Dan Wetzel
Yahoo! Sports

WINSTON-SALEM, N.C. – The aneurysm-in-waiting that is Gary Williams darn near popped the second (or maybe it was the third) time that Chris Paul threw a perfect alley for some Wake Forest teammate to oop.

The Maryland coach screamed. And stomped. And sweated.

And the Terrapins got hammered anyway, 81-66, on Tuesday night by a Demon Deacon crew that is every bit as good as its No. 4 national ranking implies.

Are the Terps really this hapless? Or are they actually a good team that got its second consecutive, understandable drumming (No. 3 North Carolina whipped them by 34 on Saturday) at the hands of the basketball buzz saw that is Tobacco Road this winter? Three of the top five teams in the country are here.

A week ago, after all, Maryland was ranked 22nd in the country.

Now, after becoming the first team in league history to play consecutive road games against top-five opponents, the Terps return home at the crossroad of their season. Even if it is only January.

"I think good things are ahead for them," Wake Forest coach Skip Prosser said.

College basketball is a game of emotion and confidence, especially if you don't have someone as good as Paul, the sophomore superstar who could start for about 10 NBA teams right now – and will for one next year.

So try being Maryland, which is looking to gain footing in a league that boasts half of the top eight teams in the country and an All-American seemingly under every tobacco leaf. It just lost two games by a combined 49 points and postgame, Williams – calm by now – was pointing out the bright side of things.

Like how it could have been worse.

"These are tough games for anybody to play, first two road games in the league," he reasoned. "I think we can come back and be competitive."

Meanwhile, Wake keeps gaining steam in what is turning into a dream season for the school. Long the fourth member of the ACC's Carolina contingent, this small, academically competitive school doesn't have the national championship banners, monster fan base or media attention of Carolina, Duke and N.C. State.

At least not until this year.

With Paul as the touchstone and Prosser as the skipper, the program is dreaming of its first Final Four since 1962, when Billy Packer was its point guard. Perhaps not even during the Tim Duncan era was so much expected here. Certainly the team has never been this embraced.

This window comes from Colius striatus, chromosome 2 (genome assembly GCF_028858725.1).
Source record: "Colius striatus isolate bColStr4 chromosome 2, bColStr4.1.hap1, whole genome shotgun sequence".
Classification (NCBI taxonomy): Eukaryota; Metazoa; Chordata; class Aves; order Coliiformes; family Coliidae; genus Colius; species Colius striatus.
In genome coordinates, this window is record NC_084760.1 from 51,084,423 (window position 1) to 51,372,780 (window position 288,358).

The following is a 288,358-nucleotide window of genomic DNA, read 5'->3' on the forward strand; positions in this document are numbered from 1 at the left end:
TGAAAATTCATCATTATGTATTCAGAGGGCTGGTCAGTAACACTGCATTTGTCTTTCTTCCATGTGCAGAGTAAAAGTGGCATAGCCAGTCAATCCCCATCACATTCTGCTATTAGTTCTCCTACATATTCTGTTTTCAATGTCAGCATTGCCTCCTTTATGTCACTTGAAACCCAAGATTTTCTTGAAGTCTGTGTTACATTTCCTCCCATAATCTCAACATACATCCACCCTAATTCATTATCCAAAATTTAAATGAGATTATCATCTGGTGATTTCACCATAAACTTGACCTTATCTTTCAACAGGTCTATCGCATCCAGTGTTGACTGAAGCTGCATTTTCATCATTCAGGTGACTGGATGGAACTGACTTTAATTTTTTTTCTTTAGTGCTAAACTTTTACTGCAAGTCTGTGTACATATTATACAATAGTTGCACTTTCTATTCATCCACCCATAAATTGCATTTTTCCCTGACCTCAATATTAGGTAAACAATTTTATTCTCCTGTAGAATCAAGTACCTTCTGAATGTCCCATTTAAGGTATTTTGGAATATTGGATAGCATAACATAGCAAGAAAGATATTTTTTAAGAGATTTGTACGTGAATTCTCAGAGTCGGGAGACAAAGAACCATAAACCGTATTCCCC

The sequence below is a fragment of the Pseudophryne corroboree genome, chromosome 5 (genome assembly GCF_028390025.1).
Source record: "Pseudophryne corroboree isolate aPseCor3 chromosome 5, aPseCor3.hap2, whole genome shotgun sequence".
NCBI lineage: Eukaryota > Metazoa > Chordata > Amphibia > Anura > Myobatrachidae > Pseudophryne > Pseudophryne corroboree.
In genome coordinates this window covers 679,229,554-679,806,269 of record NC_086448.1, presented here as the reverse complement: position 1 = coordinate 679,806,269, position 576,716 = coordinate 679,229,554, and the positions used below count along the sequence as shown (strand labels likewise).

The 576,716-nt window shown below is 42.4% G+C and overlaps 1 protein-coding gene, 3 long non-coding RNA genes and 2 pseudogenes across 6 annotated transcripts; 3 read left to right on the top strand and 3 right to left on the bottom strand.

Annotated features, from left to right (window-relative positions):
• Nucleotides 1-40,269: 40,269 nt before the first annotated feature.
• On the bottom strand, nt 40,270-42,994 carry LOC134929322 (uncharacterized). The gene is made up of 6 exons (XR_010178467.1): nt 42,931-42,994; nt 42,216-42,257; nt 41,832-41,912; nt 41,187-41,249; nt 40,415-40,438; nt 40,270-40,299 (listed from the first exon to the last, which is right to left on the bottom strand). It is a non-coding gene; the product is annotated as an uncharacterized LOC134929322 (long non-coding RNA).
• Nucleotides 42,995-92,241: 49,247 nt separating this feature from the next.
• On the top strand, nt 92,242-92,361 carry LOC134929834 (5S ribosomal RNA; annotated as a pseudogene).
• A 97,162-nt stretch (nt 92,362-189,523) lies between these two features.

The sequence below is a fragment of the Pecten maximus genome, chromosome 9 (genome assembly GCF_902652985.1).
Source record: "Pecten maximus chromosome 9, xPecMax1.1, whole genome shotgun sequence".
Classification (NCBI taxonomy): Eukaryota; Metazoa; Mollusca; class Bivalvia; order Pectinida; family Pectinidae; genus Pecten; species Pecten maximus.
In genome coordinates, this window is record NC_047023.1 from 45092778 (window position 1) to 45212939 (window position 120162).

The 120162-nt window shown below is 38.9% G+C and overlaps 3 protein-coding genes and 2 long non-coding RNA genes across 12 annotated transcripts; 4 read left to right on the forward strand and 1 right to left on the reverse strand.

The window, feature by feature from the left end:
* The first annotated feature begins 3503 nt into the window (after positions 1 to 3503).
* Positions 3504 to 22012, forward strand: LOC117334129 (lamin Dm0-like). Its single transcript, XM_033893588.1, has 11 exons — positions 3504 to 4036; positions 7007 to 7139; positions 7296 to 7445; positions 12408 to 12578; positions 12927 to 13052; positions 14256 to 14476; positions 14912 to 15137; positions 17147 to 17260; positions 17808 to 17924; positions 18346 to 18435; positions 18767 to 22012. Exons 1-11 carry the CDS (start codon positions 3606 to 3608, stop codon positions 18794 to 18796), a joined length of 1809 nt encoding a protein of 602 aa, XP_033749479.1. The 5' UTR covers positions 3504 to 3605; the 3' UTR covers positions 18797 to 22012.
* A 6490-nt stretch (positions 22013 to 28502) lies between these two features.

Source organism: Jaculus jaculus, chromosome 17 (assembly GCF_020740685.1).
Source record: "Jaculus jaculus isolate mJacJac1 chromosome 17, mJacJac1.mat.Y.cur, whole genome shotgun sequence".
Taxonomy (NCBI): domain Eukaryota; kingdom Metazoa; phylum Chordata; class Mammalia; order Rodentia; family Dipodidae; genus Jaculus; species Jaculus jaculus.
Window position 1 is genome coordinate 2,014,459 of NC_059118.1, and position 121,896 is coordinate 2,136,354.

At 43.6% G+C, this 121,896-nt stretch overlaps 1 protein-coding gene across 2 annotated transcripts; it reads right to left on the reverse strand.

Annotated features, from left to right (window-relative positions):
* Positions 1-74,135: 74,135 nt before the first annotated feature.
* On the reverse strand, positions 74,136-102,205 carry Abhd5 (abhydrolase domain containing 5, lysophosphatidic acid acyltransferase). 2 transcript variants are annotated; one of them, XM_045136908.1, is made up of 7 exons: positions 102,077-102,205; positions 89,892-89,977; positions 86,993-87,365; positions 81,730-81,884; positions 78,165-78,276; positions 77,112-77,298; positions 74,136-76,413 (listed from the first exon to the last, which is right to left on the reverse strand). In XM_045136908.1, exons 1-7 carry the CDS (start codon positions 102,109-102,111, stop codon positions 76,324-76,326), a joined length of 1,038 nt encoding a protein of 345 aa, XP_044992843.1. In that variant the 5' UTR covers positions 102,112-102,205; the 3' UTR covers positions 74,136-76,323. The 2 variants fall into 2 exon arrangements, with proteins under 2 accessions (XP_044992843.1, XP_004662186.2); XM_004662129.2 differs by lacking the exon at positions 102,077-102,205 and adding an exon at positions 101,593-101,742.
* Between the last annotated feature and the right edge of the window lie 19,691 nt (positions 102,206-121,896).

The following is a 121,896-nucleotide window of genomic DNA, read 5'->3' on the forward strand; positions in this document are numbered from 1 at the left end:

Now Lawrence Joel Coliseum (capacity 14,665) is not just sold out, but rocking. Now the Deacons aren't just winning (14-1) but scoring style points en route, what with Paul, Justin Gray and Trent Strickland combining for an aerial show.

Saturday's top-five clash with North Carolina is one of the most anticipated games in school history.

"I am certainly going to watch that game," said Williams, "because both teams will play good defense and yet both will probably score 100."

Paul, a Winston-Salem product, is under siege.

"It's almost impossible to get enough tickets for this," he said. How many people have asked?

"Doesn't matter. We only get four."

"You come to Wake Forest," Prosser said, "to play in this league. You want big-game atmospheres and in this league you get several, sometimes once or twice a week. I think that is why you coach and why you play, to coach and play against the best."

Easy for Prosser to say now. Poor Williams isn't relishing the atmosphere quite so much.

His once-solid team shot a combined 3-for-36 from behind the arc over two games and saw star John Gilchrist get benched or hurt or both.

Williams has been in the league 16 years and a head coach 27. He won the NCAA title in 2002. Yet Tuesday he looked like he had been through something new, his head still spinning from the combined blur of Paul and Tar Heel point Raymond Felton, who kind of redefine the word speed.

He looked like he could use a stiff drink and another home game with Liberty.

Maryland could be a Sweet Sixteen club. Or it could be a NIT team. No one can say after this road trip.

"I've got some good guys playing for me," Williams said.

He looked like he still believed it.